I try to avoid photos in general over here in Uganda. I’m usually in a pretty severe state of dishevelment, which I feel would be best left unrecorded: bird’s nest hair, shiny, shiny face, stained clothing, etc. I’ve specifically worked hard to avoid the ‘white chick posing with many smiling African children’ photo. It’s clichéd and seems forced, no matter how long or how hard the white chick in question has worked with the African children.

I’m a bit of a cynic when it comes to these things, and my time here in Africa has made me think a great deal about the nature of development. It’s a murky issue that only grows in complexity the more I immerse myself in this ‘developing’ community. I’ve read a few books on the issue since I’ve been here, and had many a philosophical conversation with David and other volunteers who have passed through the village. There are lots of questions (what does Africa need, why does Africa need it, who is supposed to help Africa, does Africa even need help, hasn’t foreign aid done more harm than good, aren’t we just so many ineffectual band-aids on a wound that needs to heal internally, and what right do we have to barge in here and insist that we know what’s best anyway?). There are not so many answers.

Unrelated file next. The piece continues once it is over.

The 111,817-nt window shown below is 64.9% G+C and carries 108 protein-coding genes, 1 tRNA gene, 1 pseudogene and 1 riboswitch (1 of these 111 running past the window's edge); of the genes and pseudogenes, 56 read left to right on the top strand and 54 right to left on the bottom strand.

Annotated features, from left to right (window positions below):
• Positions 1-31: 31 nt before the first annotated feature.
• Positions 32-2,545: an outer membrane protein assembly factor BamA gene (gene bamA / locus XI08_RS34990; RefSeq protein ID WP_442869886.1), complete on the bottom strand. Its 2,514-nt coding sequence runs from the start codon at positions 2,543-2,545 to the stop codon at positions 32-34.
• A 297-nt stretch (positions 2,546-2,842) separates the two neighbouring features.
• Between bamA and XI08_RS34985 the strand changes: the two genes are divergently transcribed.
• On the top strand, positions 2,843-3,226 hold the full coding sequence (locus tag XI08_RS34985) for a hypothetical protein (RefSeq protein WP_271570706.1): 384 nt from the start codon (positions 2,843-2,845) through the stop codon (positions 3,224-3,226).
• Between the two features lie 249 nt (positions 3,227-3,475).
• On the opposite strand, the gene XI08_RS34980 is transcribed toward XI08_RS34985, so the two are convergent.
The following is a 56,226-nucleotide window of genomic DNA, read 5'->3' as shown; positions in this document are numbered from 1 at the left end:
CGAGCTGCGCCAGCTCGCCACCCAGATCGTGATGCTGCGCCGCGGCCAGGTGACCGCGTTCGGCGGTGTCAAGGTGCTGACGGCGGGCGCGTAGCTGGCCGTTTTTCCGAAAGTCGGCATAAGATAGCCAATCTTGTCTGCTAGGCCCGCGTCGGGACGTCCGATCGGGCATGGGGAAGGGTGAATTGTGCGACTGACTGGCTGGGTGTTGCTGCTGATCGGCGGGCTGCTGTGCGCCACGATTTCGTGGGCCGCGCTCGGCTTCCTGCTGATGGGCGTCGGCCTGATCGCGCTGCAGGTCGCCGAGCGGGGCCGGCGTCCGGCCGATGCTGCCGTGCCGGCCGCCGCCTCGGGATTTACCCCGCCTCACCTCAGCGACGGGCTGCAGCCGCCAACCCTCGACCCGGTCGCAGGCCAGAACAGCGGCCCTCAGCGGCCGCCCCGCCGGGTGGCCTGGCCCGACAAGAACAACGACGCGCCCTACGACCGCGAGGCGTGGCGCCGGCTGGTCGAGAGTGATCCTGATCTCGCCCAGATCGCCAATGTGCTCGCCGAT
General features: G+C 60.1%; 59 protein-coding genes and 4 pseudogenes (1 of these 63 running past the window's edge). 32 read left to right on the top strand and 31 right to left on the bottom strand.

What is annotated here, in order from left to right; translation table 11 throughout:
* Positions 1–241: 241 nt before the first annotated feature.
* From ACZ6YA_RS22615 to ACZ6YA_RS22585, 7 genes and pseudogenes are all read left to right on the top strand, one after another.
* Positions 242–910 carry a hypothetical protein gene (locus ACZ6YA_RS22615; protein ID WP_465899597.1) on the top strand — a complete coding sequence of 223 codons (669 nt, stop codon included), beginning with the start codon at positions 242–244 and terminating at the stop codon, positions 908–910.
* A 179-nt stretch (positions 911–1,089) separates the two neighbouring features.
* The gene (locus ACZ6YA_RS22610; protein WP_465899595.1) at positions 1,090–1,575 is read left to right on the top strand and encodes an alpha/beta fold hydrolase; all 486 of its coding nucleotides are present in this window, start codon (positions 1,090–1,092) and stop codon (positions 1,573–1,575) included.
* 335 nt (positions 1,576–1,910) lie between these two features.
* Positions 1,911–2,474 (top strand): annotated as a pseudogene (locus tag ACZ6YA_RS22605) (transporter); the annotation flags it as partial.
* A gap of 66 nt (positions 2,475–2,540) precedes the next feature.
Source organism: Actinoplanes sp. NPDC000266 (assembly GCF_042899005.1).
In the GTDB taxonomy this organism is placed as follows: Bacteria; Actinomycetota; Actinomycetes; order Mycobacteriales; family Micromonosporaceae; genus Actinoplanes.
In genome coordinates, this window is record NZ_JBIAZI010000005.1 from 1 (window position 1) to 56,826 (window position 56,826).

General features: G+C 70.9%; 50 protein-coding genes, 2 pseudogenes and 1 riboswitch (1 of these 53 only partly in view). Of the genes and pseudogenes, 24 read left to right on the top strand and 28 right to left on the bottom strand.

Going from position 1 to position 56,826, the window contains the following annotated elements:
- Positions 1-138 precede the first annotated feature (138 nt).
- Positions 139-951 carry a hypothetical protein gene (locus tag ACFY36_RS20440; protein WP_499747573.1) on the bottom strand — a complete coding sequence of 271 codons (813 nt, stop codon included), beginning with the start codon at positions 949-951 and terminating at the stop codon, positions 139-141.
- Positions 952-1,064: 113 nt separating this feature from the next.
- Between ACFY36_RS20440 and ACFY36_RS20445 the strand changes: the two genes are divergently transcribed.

My discomfort grows when I walk through the village and receive such automatic respect and deference from many of the villagers, not to mention the staff of the school. My skin color apparently acts as a very impressive resume. I wonder why in the world people with so much more experience and wisdom than me follow my suggestions unhesitatingly. Thankfully, this aspect of the experience is diminishing with the time I spend here. The sheen of novelty has faded from Teacher Ruth, and many people now feel comfortable openly laughing at me, especially when I try and join Teacher Nelson’s dance classes. Although, I recently found out that I’m not yet completely out of style. At a workshop attended by a lot of local politicians and head teachers, John Wanda introduced me and asked if I would ever consider living in Uganda permanently. I responded with a smart-ass comment about having to find a husband first, which John took great pleasure in relaying to the whole audience. There was much general merriment and knee-slapping. Somebody didn’t see the humor in the situation though, as two days letter I received a serious application for the position of my spouse. Credentials were listed, contact information was given, and some poetic language was thrown around. It was actually very touching. When I failed to respond, I received a second query. This guy meant business.